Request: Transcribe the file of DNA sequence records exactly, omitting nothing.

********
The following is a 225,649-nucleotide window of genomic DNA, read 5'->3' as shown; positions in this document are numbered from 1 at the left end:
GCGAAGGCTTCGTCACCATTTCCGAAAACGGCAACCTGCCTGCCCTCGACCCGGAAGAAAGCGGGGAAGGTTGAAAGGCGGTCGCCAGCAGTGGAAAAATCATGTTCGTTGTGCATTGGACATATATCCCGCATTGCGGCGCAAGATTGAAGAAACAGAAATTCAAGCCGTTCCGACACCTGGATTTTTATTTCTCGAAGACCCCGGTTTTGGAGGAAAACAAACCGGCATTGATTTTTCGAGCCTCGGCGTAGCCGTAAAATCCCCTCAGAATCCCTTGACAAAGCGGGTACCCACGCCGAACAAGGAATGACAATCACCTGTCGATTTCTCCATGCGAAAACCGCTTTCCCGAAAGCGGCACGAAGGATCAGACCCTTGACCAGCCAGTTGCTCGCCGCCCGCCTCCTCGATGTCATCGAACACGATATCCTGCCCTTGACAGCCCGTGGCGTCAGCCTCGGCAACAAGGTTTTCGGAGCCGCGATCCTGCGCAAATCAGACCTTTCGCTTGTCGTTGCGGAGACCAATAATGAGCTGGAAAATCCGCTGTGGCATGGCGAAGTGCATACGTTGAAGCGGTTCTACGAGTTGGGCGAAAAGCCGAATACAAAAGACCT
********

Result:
The following is a 225,649-nucleotide window of genomic DNA, read 5'->3' as shown; positions in this document are numbered from 1 at the left end:
GCGAAGGCTTCGTCACCATTTCCGAAAACGGCAACCTGCCTGCCCTCGACCCGGAAGAAAGCGGGGAAGGTTGAAAGGCGGTCGCCAGCAGTGGAAAAATCATGTTCGTTGTGCATTGGACATATATCCCGCATTGCGGCGCAAGATTGAAGAAACAGAAATTCAAGCCGTTCCGACACCTGGATTTTTATTTCTCGAAGACCCCGGTTTTGGAGGAAAACAAACCGGCATTGATTTTTCGAGCCTCGGCGTAGCCGTAAAATCCCCTCAGAATCCCTTGACAAAGCGGGTACCCACGCCGAACAAGGAATGACAATCACCTGTCGATTTCTCCATGCGAAAACCGCTTTCCCGAAAGCGGCACGAAGGATCAGACCCTTGACCAGCCAGTTGCTCGCCGCCCGCCTCCTCGATGTCATCGAACACGATATCCTGCCCTTGACAGCCCGTGGCGTCAGCCTCGGCAACAAGGTTTTCGGAGCCGCGATCCTGCGCAAATCAGACCTTTCGCTTGTCGTTGCGGAGACCAATAATGAGCTGGAAAATCCGCTGTGGCATGGCGAAGTGCATACGTTGAAGCGGTTCTACGAGTTGGGCGAAAAGCCGAATACAAAAGACCT